By the time the McDougald family moved into the home, more highways had been built and the Dixie Highway had lost some of its glamour. Mrs. McDougald recalled, "Much to my sorrow there was not much traffic - just a couple cars a day. It was lonely. We often went out on the lawn and waved at engineers and conductors in trains rolling down the Florida East Coast Railway tracks."
Over the decades, the McDougalds watched farmland surrounding their residence transformed into commercial property and the strip once known as the new Dixie Highway become the old Dixie Highway. A founding member of several North Broward historical societies, Mrs. McDougald feared that because of its location the structure was threatened and its future uncertain, and she supported its preservation and inclusion in the National Register. A fifty-year resident of Broward County, she died at age 73 in April 1979.
The McDougald children inherited the house, and in keeping with their mother's desire, placed it on the National Register of Historic Places in 1984. Anxious to see the house preserved for future generations, the McDougalds supported several attempts to preserve it, but logistical and financial complexities could not be overcome.
In 1999 several community volunteers -- Margaret White, Rebecca Maddox, Marvin Buntrock and Margaret McDougald Shadoin - created the Sample-McDougald House Preservation Society, Inc. They sought community support for moving and restoring the historic landmark. Municipal, state and citizens' contributions were solicited and were forthcoming.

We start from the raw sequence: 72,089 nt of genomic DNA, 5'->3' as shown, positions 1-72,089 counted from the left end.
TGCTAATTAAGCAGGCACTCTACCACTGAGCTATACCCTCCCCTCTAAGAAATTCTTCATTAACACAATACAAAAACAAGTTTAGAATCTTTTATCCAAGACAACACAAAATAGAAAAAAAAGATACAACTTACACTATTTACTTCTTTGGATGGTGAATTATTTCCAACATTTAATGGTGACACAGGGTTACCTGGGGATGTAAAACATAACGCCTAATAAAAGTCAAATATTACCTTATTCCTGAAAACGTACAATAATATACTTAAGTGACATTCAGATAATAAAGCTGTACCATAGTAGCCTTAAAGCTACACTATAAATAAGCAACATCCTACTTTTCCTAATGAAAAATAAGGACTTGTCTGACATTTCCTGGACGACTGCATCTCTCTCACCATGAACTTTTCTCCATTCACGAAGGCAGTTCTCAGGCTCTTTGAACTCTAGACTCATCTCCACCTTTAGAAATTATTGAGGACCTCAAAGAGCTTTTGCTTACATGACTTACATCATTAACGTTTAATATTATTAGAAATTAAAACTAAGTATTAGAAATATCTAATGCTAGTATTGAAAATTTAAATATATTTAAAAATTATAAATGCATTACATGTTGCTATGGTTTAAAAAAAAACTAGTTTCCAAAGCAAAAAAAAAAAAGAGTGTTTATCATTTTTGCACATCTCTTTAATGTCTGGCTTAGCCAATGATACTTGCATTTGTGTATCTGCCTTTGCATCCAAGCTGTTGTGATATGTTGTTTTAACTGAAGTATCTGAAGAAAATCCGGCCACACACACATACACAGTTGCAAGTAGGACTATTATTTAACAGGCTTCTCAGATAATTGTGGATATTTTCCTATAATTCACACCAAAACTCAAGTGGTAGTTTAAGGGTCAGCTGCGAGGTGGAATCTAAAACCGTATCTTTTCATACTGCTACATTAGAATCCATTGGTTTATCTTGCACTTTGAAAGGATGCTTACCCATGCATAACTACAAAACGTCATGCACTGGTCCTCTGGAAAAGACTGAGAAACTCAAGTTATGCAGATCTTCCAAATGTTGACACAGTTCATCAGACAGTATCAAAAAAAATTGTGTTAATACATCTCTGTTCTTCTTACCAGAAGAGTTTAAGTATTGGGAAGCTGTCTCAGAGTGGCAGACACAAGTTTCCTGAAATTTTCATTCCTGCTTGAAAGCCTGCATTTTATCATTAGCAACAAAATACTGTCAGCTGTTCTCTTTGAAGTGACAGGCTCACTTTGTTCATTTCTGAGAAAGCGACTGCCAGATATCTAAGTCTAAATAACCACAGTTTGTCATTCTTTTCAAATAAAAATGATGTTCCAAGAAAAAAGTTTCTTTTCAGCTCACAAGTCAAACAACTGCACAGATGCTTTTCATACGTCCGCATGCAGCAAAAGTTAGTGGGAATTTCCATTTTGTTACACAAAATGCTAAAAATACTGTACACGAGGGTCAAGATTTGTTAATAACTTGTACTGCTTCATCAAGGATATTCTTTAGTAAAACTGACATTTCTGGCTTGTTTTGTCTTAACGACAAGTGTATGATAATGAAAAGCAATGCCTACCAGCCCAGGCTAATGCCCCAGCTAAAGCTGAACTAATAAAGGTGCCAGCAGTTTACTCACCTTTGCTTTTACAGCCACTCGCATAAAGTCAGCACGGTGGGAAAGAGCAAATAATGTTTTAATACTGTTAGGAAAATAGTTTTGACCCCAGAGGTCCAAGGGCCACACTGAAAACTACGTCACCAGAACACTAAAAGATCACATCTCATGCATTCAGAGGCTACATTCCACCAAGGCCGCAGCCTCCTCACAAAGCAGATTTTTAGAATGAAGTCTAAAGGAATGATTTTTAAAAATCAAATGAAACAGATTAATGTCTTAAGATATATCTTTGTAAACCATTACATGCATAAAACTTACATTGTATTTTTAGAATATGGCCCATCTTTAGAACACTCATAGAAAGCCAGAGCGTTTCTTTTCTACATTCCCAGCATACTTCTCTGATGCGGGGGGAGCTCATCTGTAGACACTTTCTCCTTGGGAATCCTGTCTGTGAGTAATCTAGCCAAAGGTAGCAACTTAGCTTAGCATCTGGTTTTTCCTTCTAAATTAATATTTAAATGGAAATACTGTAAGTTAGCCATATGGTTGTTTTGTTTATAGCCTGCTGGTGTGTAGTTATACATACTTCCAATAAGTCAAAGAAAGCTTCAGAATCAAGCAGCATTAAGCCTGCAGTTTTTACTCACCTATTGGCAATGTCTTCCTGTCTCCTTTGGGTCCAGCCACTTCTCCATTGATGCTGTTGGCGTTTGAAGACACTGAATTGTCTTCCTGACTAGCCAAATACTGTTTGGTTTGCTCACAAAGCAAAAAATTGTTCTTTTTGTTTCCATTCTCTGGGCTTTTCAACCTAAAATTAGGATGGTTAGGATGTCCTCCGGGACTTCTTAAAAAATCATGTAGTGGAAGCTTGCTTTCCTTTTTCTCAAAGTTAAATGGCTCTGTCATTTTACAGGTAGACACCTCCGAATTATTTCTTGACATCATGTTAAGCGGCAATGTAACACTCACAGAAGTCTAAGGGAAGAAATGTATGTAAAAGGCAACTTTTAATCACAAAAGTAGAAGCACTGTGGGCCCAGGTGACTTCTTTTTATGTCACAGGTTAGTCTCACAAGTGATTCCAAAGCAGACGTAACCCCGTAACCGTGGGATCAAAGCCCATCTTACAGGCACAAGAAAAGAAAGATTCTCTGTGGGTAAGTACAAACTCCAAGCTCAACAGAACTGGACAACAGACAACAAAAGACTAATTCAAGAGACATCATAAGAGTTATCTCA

During the late evening hours of May 29, 2001, the house was moved off its original site and over the next seven hours moved south on Dixie Highway and then east on NE 10th Street to its new location. Hundreds of people lined the streets to view this once-in-a-lifetime sight.
The move was an expensive and complicated undertaking, made possible only through the support and assistance of many individuals, corporations and government agencies.
The next phase of the project was the actual restoration of the house’s exterior. This included repairing damaged wood siding, restoring masonry features, partial re-roofing, restoring the house’s columns and other architectural features, and painting the structure.
The next phase included work to restore the house’s interior. This included new electrical and climate-control systems, refinishing floors, walls, ceilings and woodwork, as well as fixtures.
In the early morning hours of October 25, 2005, Pompano Beach was struck by Hurricane Wilma. At first it appeared that the Sample-McDougald House had been spared the worst of the storm's fury, but upon closer inspection it became apparent that Wilma had caused significant damage to the historic structure: the roof was opened, leading to water damage to walls, ceilings and floors. Wooden awnings were ripped from the house and a number of windows were broken, as was the distinctive leaded-glass fan light above the entry door. Extensive repairs began to "re-restore" the house.
Following this work, the landscaping and site improvements began. This 1.5 million dollar phase will lead to expansive grounds with a park-like ambiance, featuring native trees and vegetation, with adequate space for special events and social functions. Other aspects of this phase are parking, lighting, walkways and restrooms.
In 1908, during the celebration of Pompano Beach's 100th anniversary of incorporation, the city commission passed a resolution designating the Sample-McDougald House grounds as "Centennial Park." In 2010, the commission approved expanding the grounds by about 50 percent, incorporating a former city tree nursery into Centennial Park.
The Sample-McDougald House and Centennial Park are scheduled to open to the public during the summer of 2011.
(Updated June, 2011)